One idea behind this use of color comes from nature. Think of a field of grass, it is made up of many variants of green and yellow. This principle is applied on the website for the Yellow Bird Project, which appropriately uses a yellow scheme.

Triadic and Tetradic Color Schemes

Triadic color schemes, which use three colors equidistant from one another on the color wheel, are among the most popular used by designers. Triadic color schemes create a sense of equality and security, because of the use of varying hues.

Triadic color schemes also tend to be quite vibrant and should be used in a way that best uses this feature. Balance color by selecting a dominant hue and use the two other triadic colors as accents. Julie & Co. starts with purple for the borders and right rail and adds green and orange accents for photos and text.

A tetradic (or rectangle) color scheme, which uses a combination of four colors, is similar to the triadic because it is vibrant and should contain one dominant color. The arrangement of colors comes from two sets of complementary colors, meaning the four hues are not equally placed around the color wheel. A rectangular scheme may use a combination of red and green with red-orange and blue-green. Watch how warm and cool colors are used in this scheme to create the desired effect.

Much like the tetradic scheme, a square color scheme uses four colors, but colors are spaced evenly around the color wheel. Again, a single hue should be dominant with the others used as accents. Again, keep an eye on the use of warm and cool colors in this four-hue scheme.

More Color Schemes

In addition to the basic types of color schemes noted above, there are a handful of others that are widely used.

One of the most popular, and modern, color schemes is the monochromatic look, such as that used by Dark Crimson Productions. Each hue used in the palette is a tint, tone or shade of a single color. The look results in an organized and direct feel.

Neutral schemes use shades of only browns and tans. You can “neutralize” any color by mixing it with its complement.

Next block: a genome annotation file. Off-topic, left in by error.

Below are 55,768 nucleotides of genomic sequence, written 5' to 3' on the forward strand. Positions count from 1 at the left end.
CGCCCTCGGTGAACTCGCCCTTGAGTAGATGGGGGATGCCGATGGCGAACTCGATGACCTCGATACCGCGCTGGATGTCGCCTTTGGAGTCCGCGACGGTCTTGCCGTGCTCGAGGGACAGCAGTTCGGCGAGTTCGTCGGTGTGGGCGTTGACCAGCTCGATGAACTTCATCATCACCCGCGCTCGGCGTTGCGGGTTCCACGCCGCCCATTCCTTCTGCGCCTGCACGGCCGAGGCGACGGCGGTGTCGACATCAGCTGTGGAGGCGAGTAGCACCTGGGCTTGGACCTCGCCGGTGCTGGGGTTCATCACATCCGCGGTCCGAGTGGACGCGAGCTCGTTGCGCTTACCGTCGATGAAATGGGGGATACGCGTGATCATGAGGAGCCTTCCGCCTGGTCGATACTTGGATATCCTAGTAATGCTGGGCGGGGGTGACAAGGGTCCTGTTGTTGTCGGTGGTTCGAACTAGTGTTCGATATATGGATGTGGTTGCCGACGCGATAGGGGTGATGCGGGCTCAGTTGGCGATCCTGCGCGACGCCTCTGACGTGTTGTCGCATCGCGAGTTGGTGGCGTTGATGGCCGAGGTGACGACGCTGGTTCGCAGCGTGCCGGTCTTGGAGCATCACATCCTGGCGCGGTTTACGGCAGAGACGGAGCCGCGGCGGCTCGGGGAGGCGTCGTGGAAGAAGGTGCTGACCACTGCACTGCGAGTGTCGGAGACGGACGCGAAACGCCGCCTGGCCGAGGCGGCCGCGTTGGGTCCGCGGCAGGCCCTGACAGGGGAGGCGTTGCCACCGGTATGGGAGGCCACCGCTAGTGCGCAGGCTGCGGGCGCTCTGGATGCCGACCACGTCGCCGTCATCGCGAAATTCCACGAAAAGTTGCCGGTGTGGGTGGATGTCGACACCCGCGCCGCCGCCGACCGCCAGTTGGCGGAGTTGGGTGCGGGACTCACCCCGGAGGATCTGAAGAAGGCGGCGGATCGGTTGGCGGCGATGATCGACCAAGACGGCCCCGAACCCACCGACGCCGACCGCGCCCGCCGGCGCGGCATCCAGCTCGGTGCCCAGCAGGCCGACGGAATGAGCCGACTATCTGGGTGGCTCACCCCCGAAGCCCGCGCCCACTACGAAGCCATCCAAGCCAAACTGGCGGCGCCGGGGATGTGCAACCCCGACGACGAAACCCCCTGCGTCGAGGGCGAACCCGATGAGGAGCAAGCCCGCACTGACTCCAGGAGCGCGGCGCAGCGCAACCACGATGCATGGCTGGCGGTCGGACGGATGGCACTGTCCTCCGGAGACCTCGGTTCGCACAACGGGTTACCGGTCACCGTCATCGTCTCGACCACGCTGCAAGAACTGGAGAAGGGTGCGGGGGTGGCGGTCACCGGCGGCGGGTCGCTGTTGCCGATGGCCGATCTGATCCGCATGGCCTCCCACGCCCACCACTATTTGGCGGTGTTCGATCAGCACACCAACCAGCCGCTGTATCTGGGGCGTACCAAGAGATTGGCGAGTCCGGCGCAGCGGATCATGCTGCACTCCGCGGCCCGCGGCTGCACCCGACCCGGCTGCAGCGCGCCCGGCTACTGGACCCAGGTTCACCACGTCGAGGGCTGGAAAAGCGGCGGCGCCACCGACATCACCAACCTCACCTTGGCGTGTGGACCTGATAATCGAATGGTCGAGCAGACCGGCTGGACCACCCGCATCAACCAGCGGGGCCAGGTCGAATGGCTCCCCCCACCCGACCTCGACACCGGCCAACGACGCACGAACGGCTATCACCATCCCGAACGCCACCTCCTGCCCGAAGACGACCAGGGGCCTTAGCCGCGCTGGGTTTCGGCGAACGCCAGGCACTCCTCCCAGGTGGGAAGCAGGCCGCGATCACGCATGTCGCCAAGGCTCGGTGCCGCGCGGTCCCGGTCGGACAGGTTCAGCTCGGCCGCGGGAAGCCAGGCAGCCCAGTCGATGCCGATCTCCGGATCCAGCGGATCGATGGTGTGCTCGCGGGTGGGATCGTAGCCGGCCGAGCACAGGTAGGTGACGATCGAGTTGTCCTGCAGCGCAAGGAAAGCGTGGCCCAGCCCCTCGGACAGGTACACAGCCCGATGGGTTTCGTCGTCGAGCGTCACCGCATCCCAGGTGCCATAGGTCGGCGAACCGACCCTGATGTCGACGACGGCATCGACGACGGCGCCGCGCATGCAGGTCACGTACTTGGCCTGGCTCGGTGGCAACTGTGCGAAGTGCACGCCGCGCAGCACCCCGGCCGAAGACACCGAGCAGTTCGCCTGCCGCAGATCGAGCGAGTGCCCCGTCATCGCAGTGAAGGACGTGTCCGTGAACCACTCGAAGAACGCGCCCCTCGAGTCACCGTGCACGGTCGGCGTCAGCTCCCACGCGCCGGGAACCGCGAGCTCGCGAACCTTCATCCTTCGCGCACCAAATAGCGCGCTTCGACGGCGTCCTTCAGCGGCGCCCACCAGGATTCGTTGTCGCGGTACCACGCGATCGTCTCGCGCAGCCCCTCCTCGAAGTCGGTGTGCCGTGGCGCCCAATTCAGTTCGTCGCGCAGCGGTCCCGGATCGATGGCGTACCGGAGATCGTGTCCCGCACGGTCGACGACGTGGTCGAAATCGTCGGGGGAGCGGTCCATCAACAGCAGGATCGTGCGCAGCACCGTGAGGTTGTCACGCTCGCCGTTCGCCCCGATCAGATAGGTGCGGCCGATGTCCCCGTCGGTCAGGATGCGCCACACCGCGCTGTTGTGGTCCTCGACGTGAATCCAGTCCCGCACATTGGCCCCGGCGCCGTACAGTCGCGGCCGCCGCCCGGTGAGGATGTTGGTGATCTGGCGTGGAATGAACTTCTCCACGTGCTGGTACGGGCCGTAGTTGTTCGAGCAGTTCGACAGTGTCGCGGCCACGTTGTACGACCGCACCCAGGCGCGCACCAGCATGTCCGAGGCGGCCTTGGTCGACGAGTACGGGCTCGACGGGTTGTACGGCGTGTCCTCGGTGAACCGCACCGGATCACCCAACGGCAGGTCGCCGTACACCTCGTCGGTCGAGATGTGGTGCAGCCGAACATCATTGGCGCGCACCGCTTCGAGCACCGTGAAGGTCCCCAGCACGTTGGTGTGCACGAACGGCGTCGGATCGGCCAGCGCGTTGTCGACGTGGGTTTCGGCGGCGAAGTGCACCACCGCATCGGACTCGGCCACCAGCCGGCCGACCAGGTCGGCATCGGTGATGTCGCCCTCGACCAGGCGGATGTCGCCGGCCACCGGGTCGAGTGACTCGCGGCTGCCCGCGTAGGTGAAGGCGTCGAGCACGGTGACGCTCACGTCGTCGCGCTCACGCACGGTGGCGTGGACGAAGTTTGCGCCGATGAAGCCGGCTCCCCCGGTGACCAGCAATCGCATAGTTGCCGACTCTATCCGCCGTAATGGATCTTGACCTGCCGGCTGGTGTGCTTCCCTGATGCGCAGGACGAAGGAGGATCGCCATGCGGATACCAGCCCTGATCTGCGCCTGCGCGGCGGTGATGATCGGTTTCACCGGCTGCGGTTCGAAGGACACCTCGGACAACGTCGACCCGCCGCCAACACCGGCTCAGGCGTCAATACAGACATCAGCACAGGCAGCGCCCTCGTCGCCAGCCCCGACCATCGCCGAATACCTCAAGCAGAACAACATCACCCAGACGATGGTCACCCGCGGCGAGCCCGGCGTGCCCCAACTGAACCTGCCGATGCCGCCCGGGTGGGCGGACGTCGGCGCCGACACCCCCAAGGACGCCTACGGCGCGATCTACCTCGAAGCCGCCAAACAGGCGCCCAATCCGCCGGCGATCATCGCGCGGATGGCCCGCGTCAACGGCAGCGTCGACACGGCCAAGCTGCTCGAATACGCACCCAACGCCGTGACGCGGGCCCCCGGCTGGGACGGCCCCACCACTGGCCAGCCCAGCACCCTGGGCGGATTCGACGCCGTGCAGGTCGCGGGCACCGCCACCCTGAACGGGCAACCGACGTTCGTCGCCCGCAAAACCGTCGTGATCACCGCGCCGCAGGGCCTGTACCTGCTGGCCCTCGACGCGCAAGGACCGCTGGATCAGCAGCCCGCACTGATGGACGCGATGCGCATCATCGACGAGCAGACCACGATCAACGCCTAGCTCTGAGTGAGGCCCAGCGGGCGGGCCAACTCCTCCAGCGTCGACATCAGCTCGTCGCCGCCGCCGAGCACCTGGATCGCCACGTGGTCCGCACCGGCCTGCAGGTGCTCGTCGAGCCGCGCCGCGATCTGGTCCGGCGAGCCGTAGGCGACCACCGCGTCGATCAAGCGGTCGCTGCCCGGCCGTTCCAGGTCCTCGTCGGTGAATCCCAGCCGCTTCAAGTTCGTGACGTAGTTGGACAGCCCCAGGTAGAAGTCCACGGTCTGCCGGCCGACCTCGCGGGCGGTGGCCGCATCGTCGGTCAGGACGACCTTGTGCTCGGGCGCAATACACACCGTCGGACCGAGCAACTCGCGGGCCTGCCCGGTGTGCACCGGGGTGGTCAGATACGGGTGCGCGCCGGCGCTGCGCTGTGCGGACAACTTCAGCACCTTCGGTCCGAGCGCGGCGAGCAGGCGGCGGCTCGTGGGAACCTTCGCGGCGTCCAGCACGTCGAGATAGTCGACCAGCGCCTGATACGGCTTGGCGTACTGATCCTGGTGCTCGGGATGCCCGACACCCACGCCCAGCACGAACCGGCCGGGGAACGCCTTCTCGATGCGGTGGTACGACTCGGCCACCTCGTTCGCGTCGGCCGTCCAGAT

Achromatic schemes are created by using shades of black, white and gray. Achromatic schemes have a stark feel and can benefit from small pops of color.

Color can be tricky

Although it may seem pretty simple, color is about more than just making pairs on the color wheel. Color can create a mood and dictate the identity of your website. Think about how you are using each color — as a background, for accent, for text — and play with different schemes. Think about how tints and shades can add impact and drama in the right places.

Also consider how each color will work in its surroundings. Each hue can take on the properties of its neighbors in certain combinations, almost creating a new hue. Look at the green above, the color is exactly the same in each block but appears different because of the surrounding colors.


Tagged with:

Carrie Cousins has more than 10 years experience in the media industry, including writing for print and online publications, and design and editing. Carrie is also a sports fanatic and spends way too much time planning football and basketball trips and obsessing over stats.

View all contributions by


Related Articles

CSS Reference

Learn about all important CSS properties from the basics with our extensive and easy-to-read CSS Reference.

It doesn't matter if you are a beginner or intermediate, start learning CSS now.